At the same time, access to HIV/AIDS treatment might have transformed the perception of AIDS from a death sentence to a manageable, chronic condition, not necessarily different from any other chronic disease. Such a change in perception could lead to change in sexual behaviors. If AIDS is not perceived as a killer disease anymore, it might induce complacency and increase risky behaviors and the mixing between higher- and lower-risk groups in the population. That’s what has been described as the “disinhibition” hypothesis.

It's Africa's Turn

Rebecca Post's picture

In Washington last Friday, I boarded a flight to Addis Ababa at 11:00 am. By the time I arrived in Johannesburg, Egypt’s president of 30 plus years was no longer in power. The pace of change in the Middle East and North Africa is mind boggling. Anyone doing business in the region is trying to grasp the implications, and the risk profile of doing business in some of the countries has suddenly changed.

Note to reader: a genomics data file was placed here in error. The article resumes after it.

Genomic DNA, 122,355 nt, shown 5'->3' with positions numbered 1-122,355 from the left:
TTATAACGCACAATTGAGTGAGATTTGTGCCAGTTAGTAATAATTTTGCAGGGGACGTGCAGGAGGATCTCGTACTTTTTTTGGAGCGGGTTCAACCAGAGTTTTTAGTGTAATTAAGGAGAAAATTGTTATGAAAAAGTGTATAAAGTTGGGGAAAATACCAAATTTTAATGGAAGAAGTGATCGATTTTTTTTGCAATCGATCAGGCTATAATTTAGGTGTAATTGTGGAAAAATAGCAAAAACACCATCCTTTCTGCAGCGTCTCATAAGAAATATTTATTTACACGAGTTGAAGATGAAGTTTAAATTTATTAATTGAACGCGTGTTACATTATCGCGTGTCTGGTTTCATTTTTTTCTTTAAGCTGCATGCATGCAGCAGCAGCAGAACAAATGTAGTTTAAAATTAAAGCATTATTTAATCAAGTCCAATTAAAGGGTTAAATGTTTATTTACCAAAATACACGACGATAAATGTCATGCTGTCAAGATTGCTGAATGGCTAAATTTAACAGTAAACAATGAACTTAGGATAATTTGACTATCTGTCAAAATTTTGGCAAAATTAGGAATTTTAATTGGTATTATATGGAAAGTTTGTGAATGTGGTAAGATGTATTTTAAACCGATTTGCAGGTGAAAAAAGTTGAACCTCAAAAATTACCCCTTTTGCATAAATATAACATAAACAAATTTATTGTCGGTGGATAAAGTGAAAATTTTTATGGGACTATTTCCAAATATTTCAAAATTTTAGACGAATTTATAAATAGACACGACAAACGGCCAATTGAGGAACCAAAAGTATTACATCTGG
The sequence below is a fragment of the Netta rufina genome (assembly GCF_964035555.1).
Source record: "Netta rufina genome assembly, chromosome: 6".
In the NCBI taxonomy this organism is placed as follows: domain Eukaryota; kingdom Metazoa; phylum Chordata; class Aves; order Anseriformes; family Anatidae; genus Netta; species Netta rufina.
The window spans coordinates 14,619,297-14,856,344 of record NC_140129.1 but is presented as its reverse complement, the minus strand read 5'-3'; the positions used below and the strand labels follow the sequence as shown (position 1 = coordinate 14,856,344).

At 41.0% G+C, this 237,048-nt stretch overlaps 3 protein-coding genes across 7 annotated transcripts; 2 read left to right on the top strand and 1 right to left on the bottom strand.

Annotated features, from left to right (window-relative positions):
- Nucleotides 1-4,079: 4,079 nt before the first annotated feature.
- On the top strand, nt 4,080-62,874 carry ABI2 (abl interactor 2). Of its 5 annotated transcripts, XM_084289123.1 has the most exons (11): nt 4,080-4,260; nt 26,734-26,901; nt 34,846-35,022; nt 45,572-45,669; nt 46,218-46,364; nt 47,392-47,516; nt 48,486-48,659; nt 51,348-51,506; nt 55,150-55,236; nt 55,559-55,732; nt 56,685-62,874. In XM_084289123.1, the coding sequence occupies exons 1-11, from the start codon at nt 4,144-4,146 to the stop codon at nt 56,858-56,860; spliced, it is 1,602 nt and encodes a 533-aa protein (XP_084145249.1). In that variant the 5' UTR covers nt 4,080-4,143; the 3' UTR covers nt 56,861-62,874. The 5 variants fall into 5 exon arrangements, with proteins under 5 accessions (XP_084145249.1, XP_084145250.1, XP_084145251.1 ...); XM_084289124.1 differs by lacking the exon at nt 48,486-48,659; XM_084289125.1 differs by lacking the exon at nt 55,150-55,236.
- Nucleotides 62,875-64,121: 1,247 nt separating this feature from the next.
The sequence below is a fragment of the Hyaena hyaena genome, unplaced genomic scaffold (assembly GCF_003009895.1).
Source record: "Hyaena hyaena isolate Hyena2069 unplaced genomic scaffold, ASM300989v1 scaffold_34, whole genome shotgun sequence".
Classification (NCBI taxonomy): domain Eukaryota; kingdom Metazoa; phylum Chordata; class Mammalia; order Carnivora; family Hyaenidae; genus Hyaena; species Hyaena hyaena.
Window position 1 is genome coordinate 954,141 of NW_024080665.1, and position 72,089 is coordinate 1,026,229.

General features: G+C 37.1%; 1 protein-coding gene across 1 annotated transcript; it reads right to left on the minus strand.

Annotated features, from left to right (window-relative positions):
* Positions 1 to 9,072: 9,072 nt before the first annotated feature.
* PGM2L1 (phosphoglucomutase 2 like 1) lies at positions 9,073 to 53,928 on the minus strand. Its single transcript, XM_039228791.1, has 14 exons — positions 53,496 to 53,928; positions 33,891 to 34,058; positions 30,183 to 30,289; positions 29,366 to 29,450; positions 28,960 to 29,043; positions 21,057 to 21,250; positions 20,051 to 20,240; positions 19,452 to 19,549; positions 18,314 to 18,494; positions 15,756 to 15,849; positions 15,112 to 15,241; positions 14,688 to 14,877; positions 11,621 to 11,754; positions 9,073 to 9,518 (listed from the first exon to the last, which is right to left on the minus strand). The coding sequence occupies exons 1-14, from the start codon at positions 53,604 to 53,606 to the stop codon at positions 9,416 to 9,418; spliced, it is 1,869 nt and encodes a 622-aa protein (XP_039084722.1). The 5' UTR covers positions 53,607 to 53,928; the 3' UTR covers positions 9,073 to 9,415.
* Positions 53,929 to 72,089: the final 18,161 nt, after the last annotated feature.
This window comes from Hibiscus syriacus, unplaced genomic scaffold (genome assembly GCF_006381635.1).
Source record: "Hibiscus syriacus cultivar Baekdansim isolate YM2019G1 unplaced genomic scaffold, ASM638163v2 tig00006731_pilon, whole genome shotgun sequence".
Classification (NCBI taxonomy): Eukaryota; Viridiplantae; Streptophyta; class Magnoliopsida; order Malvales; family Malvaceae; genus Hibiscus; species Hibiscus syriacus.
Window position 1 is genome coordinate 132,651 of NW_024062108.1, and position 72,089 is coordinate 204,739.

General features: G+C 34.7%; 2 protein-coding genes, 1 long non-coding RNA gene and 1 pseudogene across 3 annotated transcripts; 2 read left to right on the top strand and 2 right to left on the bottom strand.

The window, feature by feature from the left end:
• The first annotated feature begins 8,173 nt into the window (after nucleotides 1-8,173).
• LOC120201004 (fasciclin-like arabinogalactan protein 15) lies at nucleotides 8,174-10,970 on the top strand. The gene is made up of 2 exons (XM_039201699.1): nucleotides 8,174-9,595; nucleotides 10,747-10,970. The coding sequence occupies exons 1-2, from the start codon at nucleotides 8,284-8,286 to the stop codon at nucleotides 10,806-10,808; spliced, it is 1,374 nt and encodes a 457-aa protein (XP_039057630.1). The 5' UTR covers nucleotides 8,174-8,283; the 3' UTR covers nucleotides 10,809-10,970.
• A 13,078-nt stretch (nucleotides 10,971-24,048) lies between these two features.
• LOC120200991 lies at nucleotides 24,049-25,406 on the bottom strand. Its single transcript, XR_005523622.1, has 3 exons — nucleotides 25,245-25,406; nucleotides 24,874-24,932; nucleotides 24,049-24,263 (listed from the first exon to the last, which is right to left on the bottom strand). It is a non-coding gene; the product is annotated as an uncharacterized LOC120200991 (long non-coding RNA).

In the meantime, sub-Saharan Africa is looking more and more attractive to investors. At least that was the consensus at today’s MIGA-sponsored seminar on managing political risk for cross-border investment. For too long, Western media has portrayed the region as a place of war and famine.

Risk’s Rewards Are Many

Mallory Saleson's picture

Attending MIGA’s seminar today in London on cross-border investment in conflict affected and fragile economies prompted me to think back on my days in the field—not only during my experience with the World Bank in southern Africa, but to two decades as a journalist in the same region.